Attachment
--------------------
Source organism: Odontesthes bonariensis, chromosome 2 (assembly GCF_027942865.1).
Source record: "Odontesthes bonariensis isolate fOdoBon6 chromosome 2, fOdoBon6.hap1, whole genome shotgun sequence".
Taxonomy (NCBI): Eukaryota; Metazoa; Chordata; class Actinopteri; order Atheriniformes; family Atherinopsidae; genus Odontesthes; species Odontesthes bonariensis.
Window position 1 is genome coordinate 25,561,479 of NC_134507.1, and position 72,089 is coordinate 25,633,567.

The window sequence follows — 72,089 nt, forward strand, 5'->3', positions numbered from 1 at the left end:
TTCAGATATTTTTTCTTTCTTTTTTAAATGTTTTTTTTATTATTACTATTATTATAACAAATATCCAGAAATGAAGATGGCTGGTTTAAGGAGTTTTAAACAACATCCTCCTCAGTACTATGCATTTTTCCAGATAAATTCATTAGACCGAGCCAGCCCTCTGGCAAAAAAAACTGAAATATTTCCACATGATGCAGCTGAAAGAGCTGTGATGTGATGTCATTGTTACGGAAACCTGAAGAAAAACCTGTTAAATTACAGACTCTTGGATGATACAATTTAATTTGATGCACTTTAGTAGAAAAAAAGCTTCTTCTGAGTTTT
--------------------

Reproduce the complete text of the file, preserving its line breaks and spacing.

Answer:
Source organism: Odontesthes bonariensis, chromosome 2 (assembly GCF_027942865.1).
Source record: "Odontesthes bonariensis isolate fOdoBon6 chromosome 2, fOdoBon6.hap1, whole genome shotgun sequence".
Taxonomy (NCBI): Eukaryota; Metazoa; Chordata; class Actinopteri; order Atheriniformes; family Atherinopsidae; genus Odontesthes; species Odontesthes bonariensis.
Window position 1 is genome coordinate 25,561,479 of NC_134507.1, and position 72,089 is coordinate 25,633,567.

The window sequence follows — 72,089 nt, forward strand, 5'->3', positions numbered from 1 at the left end:
TTCAGATATTTTTTCTTTCTTTTTTAAATGTTTTTTTTATTATTACTATTATTATAACAAATATCCAGAAATGAAGATGGCTGGTTTAAGGAGTTTTAAACAACATCCTCCTCAGTACTATGCATTTTTCCAGATAAATTCATTAGACCGAGCCAGCCCTCTGGCAAAAAAAACTGAAATATTTCCACATGATGCAGCTGAAAGAGCTGTGATGTGATGTCATTGTTACGGAAACCTGAAGAAAAACCTGTTAAATTACAGACTCTTGGATGATACAATTTAATTTGATGCACTTTAGTAGAAAAAAAGCTTCTTCTGAGTTTT